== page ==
The general health benefits of daily walking have been widely documented and include healthy weight maintenance, improved heart health, improved sleep patterns, reduced stress and boosting mood. These benefits are even more pronounced when recovering from a workplace injury.

One of the biggest barriers workers often face after an injury is a loss of physical fitness and a general decrease in activity levels. Many injured workers report withdrawing from a variety of activities they previously enjoyed, leading to a variety of health issues in addition to their original injury.

Walking is an activity that is widely accessible to most people who have suffered an injury and can be easily adjusted to compensate for a variety of restrictions.

Exposure to sunshine adds the extra benefit of boosting Vitamin D levels which have found to be deficient in around 30% of Australians. Vitamin D supports bone health by regulating calcium levels in the blood and maintaining a healthy skeleton.

Walking also positively effects mental health with benefits including clearing the mind, increasing general energy levels, reducing symptoms of depression and boosting self-esteem.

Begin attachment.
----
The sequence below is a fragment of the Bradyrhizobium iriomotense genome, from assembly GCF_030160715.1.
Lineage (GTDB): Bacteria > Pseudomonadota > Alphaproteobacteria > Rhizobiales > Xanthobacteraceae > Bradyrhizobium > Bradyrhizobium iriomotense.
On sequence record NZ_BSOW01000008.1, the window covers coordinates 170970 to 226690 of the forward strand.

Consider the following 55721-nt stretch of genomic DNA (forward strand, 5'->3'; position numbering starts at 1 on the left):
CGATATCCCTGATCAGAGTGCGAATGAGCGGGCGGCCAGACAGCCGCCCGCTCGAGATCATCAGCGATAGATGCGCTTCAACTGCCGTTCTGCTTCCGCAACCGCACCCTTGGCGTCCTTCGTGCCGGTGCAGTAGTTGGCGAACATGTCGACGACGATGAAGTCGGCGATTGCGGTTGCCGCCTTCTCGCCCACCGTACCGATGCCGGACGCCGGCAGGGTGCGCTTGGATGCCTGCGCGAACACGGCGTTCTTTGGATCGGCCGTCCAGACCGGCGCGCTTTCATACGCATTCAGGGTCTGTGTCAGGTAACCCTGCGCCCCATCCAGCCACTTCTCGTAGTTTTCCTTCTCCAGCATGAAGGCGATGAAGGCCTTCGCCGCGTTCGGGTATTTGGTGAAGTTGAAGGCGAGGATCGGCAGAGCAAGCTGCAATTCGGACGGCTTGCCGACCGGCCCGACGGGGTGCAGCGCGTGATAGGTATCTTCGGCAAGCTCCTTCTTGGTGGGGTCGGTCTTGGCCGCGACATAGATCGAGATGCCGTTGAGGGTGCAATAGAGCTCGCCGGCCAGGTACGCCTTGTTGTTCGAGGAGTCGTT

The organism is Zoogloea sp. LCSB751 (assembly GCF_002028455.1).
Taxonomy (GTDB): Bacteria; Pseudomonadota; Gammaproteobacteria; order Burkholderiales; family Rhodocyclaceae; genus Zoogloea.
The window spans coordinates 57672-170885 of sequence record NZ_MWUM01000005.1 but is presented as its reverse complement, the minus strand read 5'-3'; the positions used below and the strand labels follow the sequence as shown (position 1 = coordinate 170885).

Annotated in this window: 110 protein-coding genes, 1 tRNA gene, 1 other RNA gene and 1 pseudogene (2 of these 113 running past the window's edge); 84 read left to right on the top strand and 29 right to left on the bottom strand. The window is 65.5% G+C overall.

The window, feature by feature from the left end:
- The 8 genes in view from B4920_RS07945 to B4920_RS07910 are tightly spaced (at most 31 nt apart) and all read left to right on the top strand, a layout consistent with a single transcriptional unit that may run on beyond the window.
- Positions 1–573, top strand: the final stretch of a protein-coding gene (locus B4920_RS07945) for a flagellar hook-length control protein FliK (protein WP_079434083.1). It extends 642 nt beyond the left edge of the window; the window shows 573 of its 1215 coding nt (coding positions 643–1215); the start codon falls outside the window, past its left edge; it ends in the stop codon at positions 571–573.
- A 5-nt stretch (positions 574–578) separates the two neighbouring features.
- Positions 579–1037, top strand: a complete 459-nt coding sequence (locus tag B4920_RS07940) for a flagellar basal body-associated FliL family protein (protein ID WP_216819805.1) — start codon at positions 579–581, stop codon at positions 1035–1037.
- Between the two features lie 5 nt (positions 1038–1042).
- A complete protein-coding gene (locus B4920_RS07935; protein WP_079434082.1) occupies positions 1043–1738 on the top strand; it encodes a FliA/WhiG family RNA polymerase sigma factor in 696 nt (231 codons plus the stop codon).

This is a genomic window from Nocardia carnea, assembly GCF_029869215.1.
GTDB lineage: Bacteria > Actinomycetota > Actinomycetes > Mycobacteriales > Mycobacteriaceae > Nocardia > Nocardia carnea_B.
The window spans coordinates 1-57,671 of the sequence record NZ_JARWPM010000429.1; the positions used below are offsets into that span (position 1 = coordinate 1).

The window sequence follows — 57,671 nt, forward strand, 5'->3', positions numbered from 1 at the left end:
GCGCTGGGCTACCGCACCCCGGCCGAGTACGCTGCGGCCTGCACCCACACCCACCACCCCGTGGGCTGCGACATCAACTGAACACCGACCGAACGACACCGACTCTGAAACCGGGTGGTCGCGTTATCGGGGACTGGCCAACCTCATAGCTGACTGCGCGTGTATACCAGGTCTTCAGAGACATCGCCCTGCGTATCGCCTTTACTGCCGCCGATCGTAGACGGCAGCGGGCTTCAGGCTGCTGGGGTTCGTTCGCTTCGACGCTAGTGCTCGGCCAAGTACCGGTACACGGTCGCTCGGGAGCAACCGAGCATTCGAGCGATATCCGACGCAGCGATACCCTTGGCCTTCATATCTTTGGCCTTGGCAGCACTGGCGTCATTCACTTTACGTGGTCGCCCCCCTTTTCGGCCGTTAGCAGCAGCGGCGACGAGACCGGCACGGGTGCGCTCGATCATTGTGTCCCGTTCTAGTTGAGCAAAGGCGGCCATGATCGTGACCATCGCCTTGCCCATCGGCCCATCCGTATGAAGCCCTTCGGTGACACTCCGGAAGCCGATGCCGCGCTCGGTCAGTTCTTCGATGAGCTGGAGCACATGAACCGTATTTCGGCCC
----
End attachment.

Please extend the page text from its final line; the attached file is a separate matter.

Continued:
Embarking on a 30 minute walk every day has even been related to an increase in natural pain killing endorphins.

So what are you waiting for? Start a walking program today!


Article Review by Kelly Alderson

The Vocational Rehabilitation Index (VRI) is a tool which can measure personal factors in return to work after a compensable injury. In this research, data was collected from 461 participants in NSW who had a Whole Person Impairment over 10%.

The VRI considers

Personal Most Risk Lower Risk
Age^ 41 – 50 years old 31 – 40 (16 – 30 close to this)
Gender^ Male Female
Occupation Unskilled (low skilled roles) Professionals
Length of time away from work^ Over 2 years 13 – 24 months
Spinal Injury*1 Disc injury (lower back) Whiplash
Psychological Condition*2 Minor and Major conditions No psychological condition
Labour Market* 3